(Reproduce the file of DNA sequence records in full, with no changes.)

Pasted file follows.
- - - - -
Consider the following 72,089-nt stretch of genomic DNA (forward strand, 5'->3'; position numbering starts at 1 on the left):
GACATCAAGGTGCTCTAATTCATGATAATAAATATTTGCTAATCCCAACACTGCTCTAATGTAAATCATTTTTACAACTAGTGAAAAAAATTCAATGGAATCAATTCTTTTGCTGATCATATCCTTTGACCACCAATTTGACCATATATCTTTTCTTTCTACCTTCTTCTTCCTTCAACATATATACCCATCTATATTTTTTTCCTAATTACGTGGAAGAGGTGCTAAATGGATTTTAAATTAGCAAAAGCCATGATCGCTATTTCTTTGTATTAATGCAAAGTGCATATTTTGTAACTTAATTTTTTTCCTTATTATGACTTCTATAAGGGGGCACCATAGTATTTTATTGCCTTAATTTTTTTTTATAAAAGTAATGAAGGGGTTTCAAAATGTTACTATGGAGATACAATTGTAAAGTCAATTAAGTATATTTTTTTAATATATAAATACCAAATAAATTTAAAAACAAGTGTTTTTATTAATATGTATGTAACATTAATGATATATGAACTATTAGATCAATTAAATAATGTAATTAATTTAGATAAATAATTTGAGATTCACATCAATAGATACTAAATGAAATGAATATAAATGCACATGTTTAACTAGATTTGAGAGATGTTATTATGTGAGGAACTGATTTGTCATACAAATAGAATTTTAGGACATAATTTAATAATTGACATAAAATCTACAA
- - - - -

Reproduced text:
Consider the following 72,089-nt stretch of genomic DNA (forward strand, 5'->3'; position numbering starts at 1 on the left):
GACATCAAGGTGCTCTAATTCATGATAATAAATATTTGCTAATCCCAACACTGCTCTAATGTAAATCATTTTTACAACTAGTGAAAAAAATTCAATGGAATCAATTCTTTTGCTGATCATATCCTTTGACCACCAATTTGACCATATATCTTTTCTTTCTACCTTCTTCTTCCTTCAACATATATACCCATCTATATTTTTTTCCTAATTACGTGGAAGAGGTGCTAAATGGATTTTAAATTAGCAAAAGCCATGATCGCTATTTCTTTGTATTAATGCAAAGTGCATATTTTGTAACTTAATTTTTTTCCTTATTATGACTTCTATAAGGGGGCACCATAGTATTTTATTGCCTTAATTTTTTTTTATAAAAGTAATGAAGGGGTTTCAAAATGTTACTATGGAGATACAATTGTAAAGTCAATTAAGTATATTTTTTTAATATATAAATACCAAATAAATTTAAAAACAAGTGTTTTTATTAATATGTATGTAACATTAATGATATATGAACTATTAGATCAATTAAATAATGTAATTAATTTAGATAAATAATTTGAGATTCACATCAATAGATACTAAATGAAATGAATATAAATGCACATGTTTAACTAGATTTGAGAGATGTTATTATGTGAGGAACTGATTTGTCATACAAATAGAATTTTAGGACATAATTTAATAATTGACATAAAATCTACAA